Announcing My New Book Release: Tweet, Use Facebook, Pray

The future is digital.

Heavy Bibles, deteriorating church buildings, and offline spiritual practices are fads quickly fading into the past. If our spiritual practices are going to help us win the race to stay ahead of the pack in a rapidly changing future, then we need a reliable guide to a fully digital faith.

Enter… Tweet, Use Facebook, Pray: How Digital Spirituality Wins*

Tweet Use Facebook Pray Book

Order Your Copy Today!

Ed Cyzewski knows first hand about the roots of Christian spirituality and how simple spiritual practices can make your faith a winner.

After learning the ins and outs of digital technology’s best practices for keeping us hooked to our devices and consumed with thoughts, Ed is the ideal guide for merging digital technology and spirituality into a juggernaut of influence and captivating content.

Grow an Engaging Faith

What good is a strong faith if it can’t drive engagement in digital media?

What is the use of spiritual contentment if it can’t produce digital content?

Tweet, Use Facebook, Pray is the answer to our prayers for spiritual influence in the race to create the most engaging content that will attract the most attention. Ed’s easy to use, immensely practical guide to digital spirituality will show you:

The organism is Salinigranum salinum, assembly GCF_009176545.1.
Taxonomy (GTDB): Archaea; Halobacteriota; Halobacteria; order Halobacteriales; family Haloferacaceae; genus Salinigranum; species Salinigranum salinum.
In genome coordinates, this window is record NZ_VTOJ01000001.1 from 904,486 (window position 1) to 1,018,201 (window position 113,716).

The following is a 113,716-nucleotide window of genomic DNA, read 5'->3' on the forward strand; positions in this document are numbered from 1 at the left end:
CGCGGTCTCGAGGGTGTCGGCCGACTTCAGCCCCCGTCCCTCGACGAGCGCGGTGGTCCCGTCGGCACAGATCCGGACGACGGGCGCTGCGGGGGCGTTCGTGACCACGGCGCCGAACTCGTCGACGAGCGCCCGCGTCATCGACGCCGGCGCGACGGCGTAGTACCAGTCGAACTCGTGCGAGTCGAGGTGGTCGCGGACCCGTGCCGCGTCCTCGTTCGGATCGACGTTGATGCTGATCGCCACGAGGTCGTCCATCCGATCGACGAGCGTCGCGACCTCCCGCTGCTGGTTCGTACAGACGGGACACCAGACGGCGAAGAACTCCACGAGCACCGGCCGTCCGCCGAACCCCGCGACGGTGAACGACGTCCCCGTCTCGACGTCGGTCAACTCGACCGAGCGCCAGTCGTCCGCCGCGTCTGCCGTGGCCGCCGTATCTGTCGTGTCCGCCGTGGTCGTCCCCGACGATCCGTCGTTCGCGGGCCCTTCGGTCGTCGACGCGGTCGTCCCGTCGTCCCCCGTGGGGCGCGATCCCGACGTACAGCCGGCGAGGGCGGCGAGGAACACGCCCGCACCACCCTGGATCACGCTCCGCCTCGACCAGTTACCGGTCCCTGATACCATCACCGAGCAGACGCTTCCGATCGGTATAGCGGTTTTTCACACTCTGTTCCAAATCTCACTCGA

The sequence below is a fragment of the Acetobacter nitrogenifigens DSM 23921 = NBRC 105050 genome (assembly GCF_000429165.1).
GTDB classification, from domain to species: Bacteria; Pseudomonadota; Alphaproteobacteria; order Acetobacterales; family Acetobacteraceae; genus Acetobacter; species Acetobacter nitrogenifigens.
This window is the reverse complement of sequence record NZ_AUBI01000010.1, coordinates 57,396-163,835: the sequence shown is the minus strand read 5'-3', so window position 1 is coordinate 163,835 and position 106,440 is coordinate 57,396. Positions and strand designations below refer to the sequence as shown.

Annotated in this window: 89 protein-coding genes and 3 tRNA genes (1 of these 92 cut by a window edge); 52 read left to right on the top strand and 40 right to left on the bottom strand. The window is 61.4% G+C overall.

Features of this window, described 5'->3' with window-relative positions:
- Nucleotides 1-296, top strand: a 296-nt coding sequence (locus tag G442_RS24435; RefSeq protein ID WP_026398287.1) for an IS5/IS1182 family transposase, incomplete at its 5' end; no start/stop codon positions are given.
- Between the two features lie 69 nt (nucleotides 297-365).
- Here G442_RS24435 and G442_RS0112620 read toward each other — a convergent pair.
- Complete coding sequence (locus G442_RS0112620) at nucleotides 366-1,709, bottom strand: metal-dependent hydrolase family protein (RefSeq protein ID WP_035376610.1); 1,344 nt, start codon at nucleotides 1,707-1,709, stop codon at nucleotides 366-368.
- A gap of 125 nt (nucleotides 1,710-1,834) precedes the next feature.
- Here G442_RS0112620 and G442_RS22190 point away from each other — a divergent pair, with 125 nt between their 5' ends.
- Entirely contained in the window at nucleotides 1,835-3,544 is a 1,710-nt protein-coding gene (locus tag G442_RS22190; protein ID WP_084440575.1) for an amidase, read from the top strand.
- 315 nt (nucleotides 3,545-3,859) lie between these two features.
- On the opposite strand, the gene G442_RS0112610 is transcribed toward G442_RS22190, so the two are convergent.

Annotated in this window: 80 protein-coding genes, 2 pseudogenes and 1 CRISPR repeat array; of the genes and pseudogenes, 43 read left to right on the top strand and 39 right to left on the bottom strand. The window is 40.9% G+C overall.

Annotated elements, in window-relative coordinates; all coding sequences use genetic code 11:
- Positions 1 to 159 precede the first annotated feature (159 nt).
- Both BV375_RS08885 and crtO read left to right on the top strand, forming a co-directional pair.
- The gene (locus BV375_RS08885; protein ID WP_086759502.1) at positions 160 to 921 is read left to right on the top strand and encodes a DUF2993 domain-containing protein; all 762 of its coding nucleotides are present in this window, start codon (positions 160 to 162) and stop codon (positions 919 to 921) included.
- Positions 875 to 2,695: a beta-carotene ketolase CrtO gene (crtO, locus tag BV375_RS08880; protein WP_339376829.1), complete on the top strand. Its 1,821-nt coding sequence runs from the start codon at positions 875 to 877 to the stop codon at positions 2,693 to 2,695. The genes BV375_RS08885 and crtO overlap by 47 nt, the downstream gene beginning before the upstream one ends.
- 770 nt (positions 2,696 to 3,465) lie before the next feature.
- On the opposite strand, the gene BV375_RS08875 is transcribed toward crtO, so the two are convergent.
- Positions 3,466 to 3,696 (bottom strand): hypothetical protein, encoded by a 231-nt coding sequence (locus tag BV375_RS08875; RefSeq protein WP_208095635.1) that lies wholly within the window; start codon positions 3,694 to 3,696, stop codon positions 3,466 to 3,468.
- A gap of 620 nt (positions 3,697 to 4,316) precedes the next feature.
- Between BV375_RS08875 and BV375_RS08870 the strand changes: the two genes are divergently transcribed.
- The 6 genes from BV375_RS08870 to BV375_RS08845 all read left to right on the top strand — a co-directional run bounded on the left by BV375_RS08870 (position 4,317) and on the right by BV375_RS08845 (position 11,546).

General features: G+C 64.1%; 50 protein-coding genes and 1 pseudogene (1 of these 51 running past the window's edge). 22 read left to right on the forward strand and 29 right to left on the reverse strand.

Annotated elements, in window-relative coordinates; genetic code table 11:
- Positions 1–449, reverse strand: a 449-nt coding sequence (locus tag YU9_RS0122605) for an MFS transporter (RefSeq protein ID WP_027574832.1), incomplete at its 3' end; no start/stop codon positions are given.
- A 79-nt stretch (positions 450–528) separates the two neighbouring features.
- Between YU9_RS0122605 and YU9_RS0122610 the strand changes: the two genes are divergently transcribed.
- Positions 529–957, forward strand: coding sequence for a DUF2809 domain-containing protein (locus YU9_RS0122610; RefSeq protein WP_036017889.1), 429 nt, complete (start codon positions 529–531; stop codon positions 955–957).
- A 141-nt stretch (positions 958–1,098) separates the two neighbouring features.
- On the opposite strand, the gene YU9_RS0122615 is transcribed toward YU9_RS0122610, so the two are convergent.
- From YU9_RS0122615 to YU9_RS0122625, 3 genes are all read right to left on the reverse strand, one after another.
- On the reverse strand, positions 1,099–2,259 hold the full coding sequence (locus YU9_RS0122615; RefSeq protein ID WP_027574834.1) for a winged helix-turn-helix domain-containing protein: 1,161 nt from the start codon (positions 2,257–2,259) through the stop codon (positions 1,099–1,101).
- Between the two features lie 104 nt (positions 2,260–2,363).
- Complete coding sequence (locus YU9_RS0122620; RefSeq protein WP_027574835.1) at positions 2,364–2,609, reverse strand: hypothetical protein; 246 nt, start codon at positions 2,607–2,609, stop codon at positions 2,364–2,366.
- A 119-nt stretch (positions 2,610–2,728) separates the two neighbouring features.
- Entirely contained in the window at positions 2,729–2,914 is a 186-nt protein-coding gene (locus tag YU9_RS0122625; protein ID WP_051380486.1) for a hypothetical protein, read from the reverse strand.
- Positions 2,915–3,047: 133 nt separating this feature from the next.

• How to tweet your prayers in threads that keep readers hooked.
  • How to post irresistibly sharable pictures of your prayer time.
  • How to build influence with spiritual leaders who can make your spiritual content a juggernaut.

The digital future won’t allow a moment for silence, meditation, or quiet reflection.

Long walks in nature are just taking you in pointless circles away from the real work of creating engaging content.

If you want to win the spiritual content game, then you need a proven guide: Tweet, Use Facebook, Pray by Ed Cyzewski.

Order Your Copy Today!

Help Ed crush the competition on social media by grabbing this sharable digital goody**!

Want to learn more?

Good! Because this is Ed’s annual April Fool’s Day joke! Visit my page of past jokes here.

Visit Ed’s Amazon page for all of his book listings.

Ed’s latest books, Flee, Be Silent, Pray and Reconnect: Spiritual Restoration from Digital Distraction are both on sale for $2.99 on Kindle during Lent in 2021. Those will be WAY more helpful for you.

Notes: * This is an April Fool’s Day joke. ** I loathe the use of “goodies” as a word in any context but ESPECIALLY when referring to digital products that are not even remotely close to an actual goodie and are, in reality, overvalued useless crap.